I didn’t expect her to say yes; I expected that slightly surprised/confused smile that I just faintly recalled from those years long ago. I also half-expected her to just ignore me, or even start running from this sicko madman offering to help a stranger out of the rain. I should say here, by way of context, that I am a nice-looking man. I don’t look like a rapist or jerk, whatever that looks like. I’m disarming, I think, certainly in this kind of situation with strangers. I have an open sort of face and kind eyes and I’m pretty sensitive to what others around me are feeling. I was thirty-one at the time—if any of these details are important to set the scene. So: Nice-looking, average kind of early-thirties man with kind eyes stops car in the rain to ask harried-looking woman hiking up a hill in what the radio says is one of the great rains of the century. So, I rolled down the passenger window (what’s the word for “rolling down a window” now that they are all electric?) I wondered to myself, recalling my family’s big red & wood-paneled station wagon, our first with electric windows, that likely was the scene of those childhood offers of rides that started this whole escapade), and leaned over to her.
“The radio says it’s going to keep raining like this all day,” I shouted. “And it’s a big hill – can I give you a lift to the top at least?”
We couldn’t really hear each other, what with the rain pounding on the roof of the car, and other vehicles spraying loudly past us, but I communicated the invitation, and she, after some hesitation, and after pointing down the hill and shouting soundless explanations, got in and shut the door.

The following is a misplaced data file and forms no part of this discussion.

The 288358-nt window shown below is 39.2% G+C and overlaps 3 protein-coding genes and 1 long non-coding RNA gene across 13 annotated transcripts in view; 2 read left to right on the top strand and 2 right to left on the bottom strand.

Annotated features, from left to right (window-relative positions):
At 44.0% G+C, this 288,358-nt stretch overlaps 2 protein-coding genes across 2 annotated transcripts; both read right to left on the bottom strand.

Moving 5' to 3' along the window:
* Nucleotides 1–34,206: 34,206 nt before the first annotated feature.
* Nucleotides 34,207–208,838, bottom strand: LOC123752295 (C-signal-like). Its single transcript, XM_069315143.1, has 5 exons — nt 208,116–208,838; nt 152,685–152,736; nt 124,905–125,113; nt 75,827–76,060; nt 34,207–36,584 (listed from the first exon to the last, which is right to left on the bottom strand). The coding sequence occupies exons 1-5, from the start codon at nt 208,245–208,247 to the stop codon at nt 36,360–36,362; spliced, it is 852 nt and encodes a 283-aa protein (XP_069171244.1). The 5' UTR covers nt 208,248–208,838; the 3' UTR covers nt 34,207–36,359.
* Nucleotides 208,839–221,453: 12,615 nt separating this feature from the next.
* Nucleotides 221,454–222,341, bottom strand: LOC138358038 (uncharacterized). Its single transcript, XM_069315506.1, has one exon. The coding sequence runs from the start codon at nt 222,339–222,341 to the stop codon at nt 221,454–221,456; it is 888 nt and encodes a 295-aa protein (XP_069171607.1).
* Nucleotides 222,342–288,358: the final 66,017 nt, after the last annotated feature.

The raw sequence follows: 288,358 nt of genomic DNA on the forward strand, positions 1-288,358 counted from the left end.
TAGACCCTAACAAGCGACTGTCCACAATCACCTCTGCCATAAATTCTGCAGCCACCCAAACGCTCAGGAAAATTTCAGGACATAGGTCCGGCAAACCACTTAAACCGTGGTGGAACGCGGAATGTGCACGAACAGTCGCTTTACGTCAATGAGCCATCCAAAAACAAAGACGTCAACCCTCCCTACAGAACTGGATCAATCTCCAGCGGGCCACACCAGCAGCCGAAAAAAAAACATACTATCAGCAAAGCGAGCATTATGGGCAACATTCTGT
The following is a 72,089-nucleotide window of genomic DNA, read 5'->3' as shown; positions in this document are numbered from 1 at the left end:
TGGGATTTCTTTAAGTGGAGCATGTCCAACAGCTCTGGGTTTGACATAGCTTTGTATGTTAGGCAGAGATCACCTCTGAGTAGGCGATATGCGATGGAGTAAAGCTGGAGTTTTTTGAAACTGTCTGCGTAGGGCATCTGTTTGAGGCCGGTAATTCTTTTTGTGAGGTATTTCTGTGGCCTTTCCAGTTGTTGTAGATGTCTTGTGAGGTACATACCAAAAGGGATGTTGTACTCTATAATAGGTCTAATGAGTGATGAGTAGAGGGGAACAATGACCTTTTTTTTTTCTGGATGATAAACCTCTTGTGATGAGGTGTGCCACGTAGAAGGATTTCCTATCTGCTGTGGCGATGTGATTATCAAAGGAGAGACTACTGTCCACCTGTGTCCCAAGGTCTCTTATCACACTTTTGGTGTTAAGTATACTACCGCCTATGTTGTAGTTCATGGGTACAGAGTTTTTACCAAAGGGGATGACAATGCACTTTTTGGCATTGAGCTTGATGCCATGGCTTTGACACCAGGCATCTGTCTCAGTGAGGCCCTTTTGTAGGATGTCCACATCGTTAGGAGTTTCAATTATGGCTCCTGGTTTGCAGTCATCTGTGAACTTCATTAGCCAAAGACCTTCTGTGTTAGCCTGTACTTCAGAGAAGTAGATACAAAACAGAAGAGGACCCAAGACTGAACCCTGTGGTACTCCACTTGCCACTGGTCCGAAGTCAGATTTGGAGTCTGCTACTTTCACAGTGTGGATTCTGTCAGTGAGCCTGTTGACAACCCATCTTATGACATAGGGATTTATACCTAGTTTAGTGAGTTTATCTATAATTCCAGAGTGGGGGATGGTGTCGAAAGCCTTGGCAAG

It was probably when she first got in that I wondered what sort of sexual intentions my father might have had for being so gentlemanly. I don’t mean that he would have had any intention intentions, but I’m willing to bet that any man in the universe who invites a strange attractive woman into his car will consider the possibility that it all might end in sex.
I don’t know why I keep dragging my father into this, he has nothing to do with it, and I shouldn’t sully his name – or any man’s, for that matter – with my own particular convictions. Let me get away from the abstract, and tell you exactly what I thought, or at least do the best I can of recreating those thoughts, in the sequence that they came to my mind: 1. She is attractive. 2. It would be nice to end up having sex with her.